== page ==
Using the items you recently purchased as an example, if all the items were used, they would probably fit in one container, or a bus tub with a lot number assigned. The lot in the tub would probably not exceed $20 for all.....but some things like a thermometer may or may not work. That's the chance you take, but use your eyes as the best indicator. If the restaurant is well kept, chances are you are risking very little in any purchase you make. Some items you would never think to have in your home, but make great additions are things like scales. New they could be $70-100....rarely do they ever fetch more than $15 dollars at auction. The Coca-Cola boxes you see at your local deli.....if you need a second refrigerator, you can purchase one for $100 or less.. The sheet pans mentioned can get them usually for less than $2 each. Sometimes they require you to buy them all, but sometimes they will announce you only need to buy as many as you want. After the winning bid, they ask you how many you want. At these prices, they are cheaper than disposable aluminum trays.

                      Usually, the Auctioneer will advertise in the largest newspaper for your region. In my area of New York and New Jersey, that means the Sunday NY Times and the Sunday NJ Star Ledger....both in the Business and Financial Sections. Your local paper may do this on the prior Wednesday for next weeks auctions. If you rarely purchase the newspaper anymore, just record who the major auctioneers are and check their websites.. They always have their upcoming auctions listed in advance.

                      My personal favorite item to get auctions is triple gauge aluminum or copper pots and pans.....especially Braziers or Sauciers with lids. These would normally go for a couple of hundred dollars, but at auction I could pick them up for $30-50. You can also get some pretty good furniture and decorations as well. Think of your favorite restaurant going bust and getting that Armoire, Butler's Table, Picture or Framed Mirror...or simply the collectibles scattered throughout the dining rooms or bar area.

                      1. re: fourunder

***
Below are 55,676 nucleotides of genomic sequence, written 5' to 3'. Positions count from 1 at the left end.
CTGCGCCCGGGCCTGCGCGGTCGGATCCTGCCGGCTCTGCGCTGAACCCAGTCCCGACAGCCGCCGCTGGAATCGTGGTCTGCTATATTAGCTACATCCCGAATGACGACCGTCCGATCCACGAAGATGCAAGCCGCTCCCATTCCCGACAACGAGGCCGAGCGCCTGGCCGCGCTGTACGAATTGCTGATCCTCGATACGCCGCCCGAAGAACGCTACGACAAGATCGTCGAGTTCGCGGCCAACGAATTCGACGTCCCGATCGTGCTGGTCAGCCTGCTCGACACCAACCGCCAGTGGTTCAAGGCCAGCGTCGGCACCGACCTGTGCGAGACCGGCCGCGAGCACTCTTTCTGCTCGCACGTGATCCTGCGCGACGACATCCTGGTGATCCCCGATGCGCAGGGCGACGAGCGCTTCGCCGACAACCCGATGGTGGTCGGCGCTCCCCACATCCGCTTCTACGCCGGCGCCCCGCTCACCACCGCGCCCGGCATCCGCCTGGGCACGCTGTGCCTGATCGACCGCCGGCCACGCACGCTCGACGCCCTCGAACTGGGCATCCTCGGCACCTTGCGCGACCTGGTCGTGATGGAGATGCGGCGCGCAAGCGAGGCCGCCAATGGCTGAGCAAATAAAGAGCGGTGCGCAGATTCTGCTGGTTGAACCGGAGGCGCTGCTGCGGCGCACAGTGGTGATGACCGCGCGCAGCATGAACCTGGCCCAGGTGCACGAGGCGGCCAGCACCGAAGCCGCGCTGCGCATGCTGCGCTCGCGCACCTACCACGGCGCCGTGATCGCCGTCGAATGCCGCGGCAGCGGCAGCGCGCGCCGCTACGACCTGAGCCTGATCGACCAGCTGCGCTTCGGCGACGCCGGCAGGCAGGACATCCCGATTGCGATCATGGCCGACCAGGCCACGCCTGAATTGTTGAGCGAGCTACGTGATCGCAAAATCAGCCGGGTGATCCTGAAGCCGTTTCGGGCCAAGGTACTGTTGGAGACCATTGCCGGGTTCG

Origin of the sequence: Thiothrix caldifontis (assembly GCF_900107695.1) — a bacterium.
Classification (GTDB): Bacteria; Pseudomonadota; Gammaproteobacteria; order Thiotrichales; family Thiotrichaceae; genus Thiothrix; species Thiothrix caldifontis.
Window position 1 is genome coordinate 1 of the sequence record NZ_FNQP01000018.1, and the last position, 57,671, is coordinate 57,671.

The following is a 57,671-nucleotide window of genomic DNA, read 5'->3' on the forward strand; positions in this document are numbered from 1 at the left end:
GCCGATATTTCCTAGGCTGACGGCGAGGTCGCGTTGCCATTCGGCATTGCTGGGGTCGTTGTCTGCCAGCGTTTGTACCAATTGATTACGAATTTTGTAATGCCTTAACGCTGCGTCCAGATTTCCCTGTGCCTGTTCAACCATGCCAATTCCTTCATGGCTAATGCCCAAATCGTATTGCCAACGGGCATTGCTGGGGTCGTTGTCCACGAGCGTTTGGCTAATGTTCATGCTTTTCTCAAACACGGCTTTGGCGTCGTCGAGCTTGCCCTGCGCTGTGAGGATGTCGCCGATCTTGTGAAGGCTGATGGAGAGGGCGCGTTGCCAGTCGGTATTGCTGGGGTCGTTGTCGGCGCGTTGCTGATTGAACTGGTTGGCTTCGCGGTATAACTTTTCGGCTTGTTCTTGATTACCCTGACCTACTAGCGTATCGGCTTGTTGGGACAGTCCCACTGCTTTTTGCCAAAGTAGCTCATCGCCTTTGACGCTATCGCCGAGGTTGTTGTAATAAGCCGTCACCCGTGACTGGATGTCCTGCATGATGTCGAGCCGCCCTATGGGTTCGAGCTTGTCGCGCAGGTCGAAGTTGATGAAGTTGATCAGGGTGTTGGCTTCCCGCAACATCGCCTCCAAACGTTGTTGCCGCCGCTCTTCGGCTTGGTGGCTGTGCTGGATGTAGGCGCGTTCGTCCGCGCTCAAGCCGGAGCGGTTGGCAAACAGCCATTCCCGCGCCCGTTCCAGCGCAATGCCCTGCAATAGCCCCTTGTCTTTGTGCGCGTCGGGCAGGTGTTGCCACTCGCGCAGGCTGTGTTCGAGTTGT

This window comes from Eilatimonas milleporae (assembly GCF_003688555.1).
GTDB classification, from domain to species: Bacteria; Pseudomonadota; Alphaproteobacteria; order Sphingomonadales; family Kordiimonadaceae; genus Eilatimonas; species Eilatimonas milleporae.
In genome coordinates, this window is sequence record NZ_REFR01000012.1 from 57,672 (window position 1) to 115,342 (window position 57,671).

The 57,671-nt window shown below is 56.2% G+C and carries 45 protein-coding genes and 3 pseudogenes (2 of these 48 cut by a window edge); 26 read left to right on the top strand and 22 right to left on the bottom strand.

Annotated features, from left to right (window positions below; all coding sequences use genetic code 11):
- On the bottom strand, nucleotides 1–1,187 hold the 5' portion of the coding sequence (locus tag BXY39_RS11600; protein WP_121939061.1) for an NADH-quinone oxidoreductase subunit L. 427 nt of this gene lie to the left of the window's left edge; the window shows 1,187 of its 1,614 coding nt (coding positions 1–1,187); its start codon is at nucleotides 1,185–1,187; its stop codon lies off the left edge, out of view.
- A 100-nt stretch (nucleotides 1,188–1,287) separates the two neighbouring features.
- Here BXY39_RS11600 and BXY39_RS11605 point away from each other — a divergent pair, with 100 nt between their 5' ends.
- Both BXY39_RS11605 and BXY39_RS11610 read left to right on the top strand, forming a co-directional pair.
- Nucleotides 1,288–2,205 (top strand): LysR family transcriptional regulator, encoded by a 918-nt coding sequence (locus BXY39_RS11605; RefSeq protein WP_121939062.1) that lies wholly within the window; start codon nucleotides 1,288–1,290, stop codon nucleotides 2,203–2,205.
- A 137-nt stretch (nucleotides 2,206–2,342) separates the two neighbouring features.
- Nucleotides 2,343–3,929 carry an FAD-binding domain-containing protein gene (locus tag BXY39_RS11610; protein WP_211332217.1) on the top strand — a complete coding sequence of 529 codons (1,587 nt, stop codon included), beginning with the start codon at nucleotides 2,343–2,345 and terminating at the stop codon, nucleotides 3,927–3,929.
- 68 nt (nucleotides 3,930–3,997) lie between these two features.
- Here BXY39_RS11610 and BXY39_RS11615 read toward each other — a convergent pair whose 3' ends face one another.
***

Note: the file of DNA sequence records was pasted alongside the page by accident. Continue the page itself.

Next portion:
Fourunder-I completely agree with you. I loved a good auction. The mixed lots could be lots of fun. I still have seasonal decorations that I use that were part of a mixed lot. I do recommend going to auctions with measurements of all doorways so you don't get overexcited and bid on something that just won't fit. Yup, it happened. A lovely Wolf range sat in the garage for 3 years because it wouldn't fit.

                        1. re: fourunder

                          That's really helpful, fourunder. I'll be sure to check my Sunday Inquirer and take it from there. I'd love to find a used Robot Coupe food processor...

                          1. re: CindyJ


                            Below is the link to one of my preferred auctioneers who does everything correctly. i.e., he does not play games and palms the bids with a quick knock down and gives items to his friends.

                            Click on the link and go to the *Past Auctions* feature, There you will see two past auctions for an ice cream store and a Pizzeria UNO. Click on them individually and you will see another link to download the catalog. This will give you an idea of what to expect should you ever go to an auction. Basically, they may require you to register with a $100 deposit. Once you register, they give you a copy of the catalog and the items offered.. You get this right back if you do not win anything or if you decide to leave early. If you win something, they will often accept this as the deposit for the first item you win. Any additional items won and they want you to give some additional cash. I usually just give another $100 or 35-50% if requested.. It's the one quirk of auctions in my area. I don't take it personally.

                            The Classified listing in the newspaper usually has the items available listed so you know what is available and what to expect. The robot coupe may be found in auctions for restaurants, delis or fitness clubs...even Public Storage facilities (Storage Wars). If you check the public notices, that's where some storage facilities will list locker items...specifically mentioning restaurant goods.


                            1. re: fourunder

                              Wow! I know there are auction houses around where I live, but they're not (at least to my knowledge) liquidators -- they handle primarily estate contents. Do you ever find that your impulses get the better of you in auction situations?

                              1. re: CindyJ